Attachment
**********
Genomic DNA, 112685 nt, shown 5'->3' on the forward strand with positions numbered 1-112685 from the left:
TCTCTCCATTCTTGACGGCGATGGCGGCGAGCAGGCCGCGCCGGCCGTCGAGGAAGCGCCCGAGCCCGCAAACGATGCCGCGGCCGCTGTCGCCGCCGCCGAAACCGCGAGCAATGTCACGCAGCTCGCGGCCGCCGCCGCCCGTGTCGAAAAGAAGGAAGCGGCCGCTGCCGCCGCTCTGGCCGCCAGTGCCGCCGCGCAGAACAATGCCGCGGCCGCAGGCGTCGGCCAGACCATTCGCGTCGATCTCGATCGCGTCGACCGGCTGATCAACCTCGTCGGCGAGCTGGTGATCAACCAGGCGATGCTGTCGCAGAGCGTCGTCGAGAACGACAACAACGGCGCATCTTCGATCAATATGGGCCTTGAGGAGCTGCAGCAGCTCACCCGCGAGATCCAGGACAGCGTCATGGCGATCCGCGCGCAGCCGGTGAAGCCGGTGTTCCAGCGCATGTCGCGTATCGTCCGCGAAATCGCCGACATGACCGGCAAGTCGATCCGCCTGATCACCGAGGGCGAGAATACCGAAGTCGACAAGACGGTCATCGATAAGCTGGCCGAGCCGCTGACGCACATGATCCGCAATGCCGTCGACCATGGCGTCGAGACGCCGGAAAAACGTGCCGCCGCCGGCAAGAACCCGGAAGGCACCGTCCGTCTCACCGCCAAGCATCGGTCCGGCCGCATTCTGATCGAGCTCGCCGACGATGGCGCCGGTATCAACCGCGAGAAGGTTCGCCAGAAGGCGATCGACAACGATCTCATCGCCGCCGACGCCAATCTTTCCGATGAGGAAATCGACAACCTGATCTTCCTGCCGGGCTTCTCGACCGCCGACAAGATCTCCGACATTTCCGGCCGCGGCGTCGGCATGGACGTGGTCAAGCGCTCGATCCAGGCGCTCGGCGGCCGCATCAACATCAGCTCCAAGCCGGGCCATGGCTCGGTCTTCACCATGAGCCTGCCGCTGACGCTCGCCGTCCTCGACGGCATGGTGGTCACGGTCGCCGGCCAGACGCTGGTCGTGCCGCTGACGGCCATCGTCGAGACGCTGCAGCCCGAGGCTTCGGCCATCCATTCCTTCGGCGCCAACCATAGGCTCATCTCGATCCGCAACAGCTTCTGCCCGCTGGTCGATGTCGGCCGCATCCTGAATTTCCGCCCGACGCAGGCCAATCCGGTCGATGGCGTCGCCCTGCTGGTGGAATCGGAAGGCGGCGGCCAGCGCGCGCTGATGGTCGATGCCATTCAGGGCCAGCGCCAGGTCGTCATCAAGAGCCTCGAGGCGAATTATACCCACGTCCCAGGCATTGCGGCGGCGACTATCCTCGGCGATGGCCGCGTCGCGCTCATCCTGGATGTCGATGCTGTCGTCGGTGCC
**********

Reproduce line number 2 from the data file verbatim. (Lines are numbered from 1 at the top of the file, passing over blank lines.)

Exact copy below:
TCTCTCCATTCTTGACGGCGATGGCGGCGAGCAGGCCGCGCCGGCCGTCGAGGAAGCGCCCGAGCCCGCAAACGATGCCGCGGCCGCTGTCGCCGCCGCCGAAACCGCGAGCAATGTCACGCAGCTCGCGGCCGCCGCCGCCCGTGTCGAAAAGAAGGAAGCGGCCGCTGCCGCCGCTCTGGCCGCCAGTGCCGCCGCGCAGAACAATGCCGCGGCCGCAGGCGTCGGCCAGACCATTCGCGTCGATCTCGATCGCGTCGACCGGCTGATCAACCTCGTCGGCGAGCTGGTGATCAACCAGGCGATGCTGTCGCAGAGCGTCGTCGAGAACGACAACAACGGCGCATCTTCGATCAATATGGGCCTTGAGGAGCTGCAGCAGCTCACCCGCGAGATCCAGGACAGCGTCATGGCGATCCGCGCGCAGCCGGTGAAGCCGGTGTTCCAGCGCATGTCGCGTATCGTCCGCGAAATCGCCGACATGACCGGCAAGTCGATCCGCCTGATCACCGAGGGCGAGAATACCGAAGTCGACAAGACGGTCATCGATAAGCTGGCCGAGCCGCTGACGCACATGATCCGCAATGCCGTCGACCATGGCGTCGAGACGCCGGAAAAACGTGCCGCCGCCGGCAAGAACCCGGAAGGCACCGTCCGTCTCACCGCCAAGCATCGGTCCGGCCGCATTCTGATCGAGCTCGCCGACGATGGCGCCGGTATCAACCGCGAGAAGGTTCGCCAGAAGGCGATCGACAACGATCTCATCGCCGCCGACGCCAATCTTTCCGATGAGGAAATCGACAACCTGATCTTCCTGCCGGGCTTCTCGACCGCCGACAAGATCTCCGACATTTCCGGCCGCGGCGTCGGCATGGACGTGGTCAAGCGCTCGATCCAGGCGCTCGGCGGCCGCATCAACATCAGCTCCAAGCCGGGCCATGGCTCGGTCTTCACCATGAGCCTGCCGCTGACGCTCGCCGTCCTCGACGGCATGGTGGTCACGGTCGCCGGCCAGACGCTGGTCGTGCCGCTGACGGCCATCGTCGAGACGCTGCAGCCCGAGGCTTCGGCCATCCATTCCTTCGGCGCCAACCATAGGCTCATCTCGATCCGCAACAGCTTCTGCCCGCTGGTCGATGTCGGCCGCATCCTGAATTTCCGCCCGACGCAGGCCAATCCGGTCGATGGCGTCGCCCTGCTGGTGGAATCGGAAGGCGGCGGCCAGCGCGCGCTGATGGTCGATGCCATTCAGGGCCAGCGCCAGGTCGTCATCAAGAGCCTCGAGGCGAATTATACCCACGTCCCAGGCATTGCGGCGGCGACTATCCTCGGCGATGGCCGCGTCGCGCTCATCCTGGATGTCGATGCTGTCGTCGGTGCC